Gold surged more than 11% from February 4 to February 7, 2000.
By early 2000, some of the gold miners started to realize that gold was coming out of its multi-decade bear market. Gold miners typically hedge future production by selling gold (hedging) in the futures market. That way they can lock in the current price for any gold that they produce in the future. This protects their mining operations from any downturn in the price of gold.
On February 7 (a Monday), Placer Dome (a big Canadian gold miner) announced that it would no longer hedge its gold production. Someone clearly knew about this beforehand, because gold soared on February 4 (a Friday). It is not illegal to trade on insider information in the commodities market. On February 11, Barrick Gold (another Canadian gold miner) also announced that it would no longer hedge its gold production. Gold rallied again for a day, but it was not able to make a new high.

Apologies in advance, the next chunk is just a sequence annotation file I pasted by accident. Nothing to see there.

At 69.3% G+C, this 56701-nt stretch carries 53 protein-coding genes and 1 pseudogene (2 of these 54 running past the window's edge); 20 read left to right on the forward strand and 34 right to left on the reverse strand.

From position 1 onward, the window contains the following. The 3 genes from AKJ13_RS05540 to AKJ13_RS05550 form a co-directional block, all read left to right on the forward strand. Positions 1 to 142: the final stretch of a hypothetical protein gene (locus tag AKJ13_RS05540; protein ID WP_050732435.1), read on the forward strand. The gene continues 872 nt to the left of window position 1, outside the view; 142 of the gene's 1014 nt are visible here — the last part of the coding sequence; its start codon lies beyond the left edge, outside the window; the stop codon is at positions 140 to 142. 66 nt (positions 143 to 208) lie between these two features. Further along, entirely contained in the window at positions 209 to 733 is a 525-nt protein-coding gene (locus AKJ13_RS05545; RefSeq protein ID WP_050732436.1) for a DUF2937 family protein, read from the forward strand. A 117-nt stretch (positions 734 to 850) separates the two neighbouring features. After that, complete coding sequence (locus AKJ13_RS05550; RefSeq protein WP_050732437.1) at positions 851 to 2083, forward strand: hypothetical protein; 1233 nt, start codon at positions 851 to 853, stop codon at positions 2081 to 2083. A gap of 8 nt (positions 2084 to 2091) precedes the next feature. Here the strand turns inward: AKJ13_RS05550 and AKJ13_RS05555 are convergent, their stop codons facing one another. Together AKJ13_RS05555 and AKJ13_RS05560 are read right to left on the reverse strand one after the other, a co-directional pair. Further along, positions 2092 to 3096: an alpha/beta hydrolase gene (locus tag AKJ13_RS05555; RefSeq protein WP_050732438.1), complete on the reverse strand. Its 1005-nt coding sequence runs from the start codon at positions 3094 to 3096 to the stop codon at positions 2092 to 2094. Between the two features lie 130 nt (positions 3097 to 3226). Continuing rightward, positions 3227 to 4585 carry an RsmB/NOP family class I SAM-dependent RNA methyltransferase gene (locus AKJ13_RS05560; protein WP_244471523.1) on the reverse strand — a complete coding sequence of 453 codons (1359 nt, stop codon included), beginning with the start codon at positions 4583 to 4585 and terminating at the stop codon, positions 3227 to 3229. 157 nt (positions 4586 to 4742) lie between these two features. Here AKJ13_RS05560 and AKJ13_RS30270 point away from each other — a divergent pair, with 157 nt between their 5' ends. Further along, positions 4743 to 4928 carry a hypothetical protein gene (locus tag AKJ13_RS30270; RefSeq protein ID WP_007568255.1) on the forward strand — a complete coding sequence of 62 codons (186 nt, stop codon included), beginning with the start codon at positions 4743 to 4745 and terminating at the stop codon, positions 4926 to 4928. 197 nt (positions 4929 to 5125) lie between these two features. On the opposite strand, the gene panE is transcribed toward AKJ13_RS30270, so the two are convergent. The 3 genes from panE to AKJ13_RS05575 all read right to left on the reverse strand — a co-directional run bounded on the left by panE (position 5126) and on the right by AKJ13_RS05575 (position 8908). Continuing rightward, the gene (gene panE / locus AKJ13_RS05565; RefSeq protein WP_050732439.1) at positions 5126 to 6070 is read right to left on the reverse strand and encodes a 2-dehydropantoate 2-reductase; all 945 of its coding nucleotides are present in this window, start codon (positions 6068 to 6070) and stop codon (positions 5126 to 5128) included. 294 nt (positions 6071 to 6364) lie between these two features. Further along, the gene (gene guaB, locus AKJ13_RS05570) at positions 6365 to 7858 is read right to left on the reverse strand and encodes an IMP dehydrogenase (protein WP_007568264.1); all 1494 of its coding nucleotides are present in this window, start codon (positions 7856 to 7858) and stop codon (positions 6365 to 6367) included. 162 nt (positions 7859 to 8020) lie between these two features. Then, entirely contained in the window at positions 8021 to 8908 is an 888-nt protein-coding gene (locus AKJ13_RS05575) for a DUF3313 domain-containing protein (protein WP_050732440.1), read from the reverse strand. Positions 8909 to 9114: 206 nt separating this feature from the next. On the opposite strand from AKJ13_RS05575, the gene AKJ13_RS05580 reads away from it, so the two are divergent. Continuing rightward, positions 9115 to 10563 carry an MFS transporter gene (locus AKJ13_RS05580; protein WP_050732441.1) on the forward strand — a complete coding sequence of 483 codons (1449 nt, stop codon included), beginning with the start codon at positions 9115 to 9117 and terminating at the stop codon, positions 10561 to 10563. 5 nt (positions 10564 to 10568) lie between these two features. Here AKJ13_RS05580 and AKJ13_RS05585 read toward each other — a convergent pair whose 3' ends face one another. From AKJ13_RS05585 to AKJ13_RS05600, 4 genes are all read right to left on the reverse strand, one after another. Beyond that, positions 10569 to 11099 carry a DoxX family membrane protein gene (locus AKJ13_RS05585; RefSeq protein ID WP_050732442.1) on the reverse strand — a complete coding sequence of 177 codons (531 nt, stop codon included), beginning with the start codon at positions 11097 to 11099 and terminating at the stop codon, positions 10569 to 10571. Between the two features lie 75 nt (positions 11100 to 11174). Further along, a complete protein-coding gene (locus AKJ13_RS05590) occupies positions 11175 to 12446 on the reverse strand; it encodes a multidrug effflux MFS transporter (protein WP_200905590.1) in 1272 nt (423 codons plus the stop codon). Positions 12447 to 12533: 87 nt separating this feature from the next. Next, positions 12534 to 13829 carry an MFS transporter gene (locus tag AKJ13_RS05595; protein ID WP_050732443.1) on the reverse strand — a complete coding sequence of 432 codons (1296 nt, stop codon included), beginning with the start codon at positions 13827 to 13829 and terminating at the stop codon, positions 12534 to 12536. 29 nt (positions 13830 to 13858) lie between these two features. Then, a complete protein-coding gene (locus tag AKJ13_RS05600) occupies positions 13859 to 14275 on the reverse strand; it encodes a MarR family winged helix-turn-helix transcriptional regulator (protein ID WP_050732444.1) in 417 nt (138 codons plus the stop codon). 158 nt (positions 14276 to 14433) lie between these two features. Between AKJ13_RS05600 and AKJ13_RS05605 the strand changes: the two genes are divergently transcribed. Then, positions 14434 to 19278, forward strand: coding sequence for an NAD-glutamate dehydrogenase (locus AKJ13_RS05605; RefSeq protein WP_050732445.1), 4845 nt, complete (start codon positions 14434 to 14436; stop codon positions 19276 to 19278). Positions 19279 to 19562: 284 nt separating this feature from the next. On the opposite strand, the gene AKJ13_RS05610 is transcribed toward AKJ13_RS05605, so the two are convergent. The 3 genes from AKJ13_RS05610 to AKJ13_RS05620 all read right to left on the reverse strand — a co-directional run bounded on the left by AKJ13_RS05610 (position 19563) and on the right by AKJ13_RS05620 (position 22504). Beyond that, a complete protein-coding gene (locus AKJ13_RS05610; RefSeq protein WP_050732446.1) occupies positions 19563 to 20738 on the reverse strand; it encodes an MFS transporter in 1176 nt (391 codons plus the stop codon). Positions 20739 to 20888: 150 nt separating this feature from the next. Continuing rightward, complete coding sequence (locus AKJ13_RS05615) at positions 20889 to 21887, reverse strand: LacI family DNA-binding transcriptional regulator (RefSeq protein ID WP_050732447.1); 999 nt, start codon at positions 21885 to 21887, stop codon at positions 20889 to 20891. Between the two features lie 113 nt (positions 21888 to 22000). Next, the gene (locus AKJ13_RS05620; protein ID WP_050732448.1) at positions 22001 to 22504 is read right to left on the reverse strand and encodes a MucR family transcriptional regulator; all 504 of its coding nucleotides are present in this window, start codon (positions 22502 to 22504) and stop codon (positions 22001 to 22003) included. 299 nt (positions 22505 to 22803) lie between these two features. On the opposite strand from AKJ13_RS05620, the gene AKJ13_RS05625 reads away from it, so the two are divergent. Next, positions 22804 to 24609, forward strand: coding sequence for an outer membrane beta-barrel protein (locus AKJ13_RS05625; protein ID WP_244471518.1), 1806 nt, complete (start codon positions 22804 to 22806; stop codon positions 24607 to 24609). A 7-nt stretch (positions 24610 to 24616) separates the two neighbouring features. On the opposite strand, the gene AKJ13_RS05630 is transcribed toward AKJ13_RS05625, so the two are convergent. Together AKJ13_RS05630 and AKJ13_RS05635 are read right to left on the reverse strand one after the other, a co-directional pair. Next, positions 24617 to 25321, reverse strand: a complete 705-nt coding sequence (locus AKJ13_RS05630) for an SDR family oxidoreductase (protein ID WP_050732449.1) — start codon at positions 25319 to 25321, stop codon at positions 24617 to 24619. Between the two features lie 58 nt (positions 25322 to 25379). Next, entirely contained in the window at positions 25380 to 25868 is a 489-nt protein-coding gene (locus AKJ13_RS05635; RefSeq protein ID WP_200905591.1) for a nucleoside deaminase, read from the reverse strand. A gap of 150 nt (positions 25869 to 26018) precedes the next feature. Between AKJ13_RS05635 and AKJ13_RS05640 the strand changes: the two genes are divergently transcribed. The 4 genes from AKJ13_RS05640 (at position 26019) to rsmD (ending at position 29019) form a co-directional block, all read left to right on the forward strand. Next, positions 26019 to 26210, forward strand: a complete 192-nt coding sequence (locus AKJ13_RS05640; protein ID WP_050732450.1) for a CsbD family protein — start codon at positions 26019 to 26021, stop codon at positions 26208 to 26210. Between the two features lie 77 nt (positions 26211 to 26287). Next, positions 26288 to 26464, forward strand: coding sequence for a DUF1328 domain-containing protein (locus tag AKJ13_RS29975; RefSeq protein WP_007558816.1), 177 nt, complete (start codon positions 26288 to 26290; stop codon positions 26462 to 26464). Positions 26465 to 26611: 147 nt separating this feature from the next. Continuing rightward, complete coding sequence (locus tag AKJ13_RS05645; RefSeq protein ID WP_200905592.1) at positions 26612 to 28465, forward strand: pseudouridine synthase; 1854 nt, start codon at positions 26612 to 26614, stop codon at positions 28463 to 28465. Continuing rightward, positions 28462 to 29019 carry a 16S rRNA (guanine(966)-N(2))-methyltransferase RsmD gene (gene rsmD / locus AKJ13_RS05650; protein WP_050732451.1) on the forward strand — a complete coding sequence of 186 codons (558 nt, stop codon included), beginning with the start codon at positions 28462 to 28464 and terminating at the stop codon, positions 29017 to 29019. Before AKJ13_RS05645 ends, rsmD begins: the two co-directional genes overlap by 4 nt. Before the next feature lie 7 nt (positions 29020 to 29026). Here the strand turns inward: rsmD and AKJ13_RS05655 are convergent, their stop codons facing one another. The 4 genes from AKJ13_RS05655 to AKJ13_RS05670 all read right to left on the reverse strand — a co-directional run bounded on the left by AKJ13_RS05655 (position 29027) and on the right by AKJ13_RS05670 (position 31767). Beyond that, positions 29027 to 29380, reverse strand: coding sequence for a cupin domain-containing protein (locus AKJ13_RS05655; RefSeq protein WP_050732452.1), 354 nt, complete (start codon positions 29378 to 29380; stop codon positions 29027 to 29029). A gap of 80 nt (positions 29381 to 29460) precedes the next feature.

It’s worth mentioning that this spike retraced 61.8% (Fib retracements) of the post-September 1999 spike’s decline.
On an interesting side note, Placer Dome was acquired by Barrick Gold in 2006.
We have no idea why gold spiked again from May 15 to May 21, 2001. Some traders attribute this spike to the South African Rand’s (their currency) massive devaluation in 2001. They say that this meant South Africa, which is a major gold exporter, would supply less gold. We have no idea if this is the real reason or not.
Currently, this reason does not seem plausible. Although South Africa’s currency had been going down for several years from 1998 to 2001, the real decline in its currency began in late-2001 (specifically in December 2001). This was half a year after gold’s spike in May.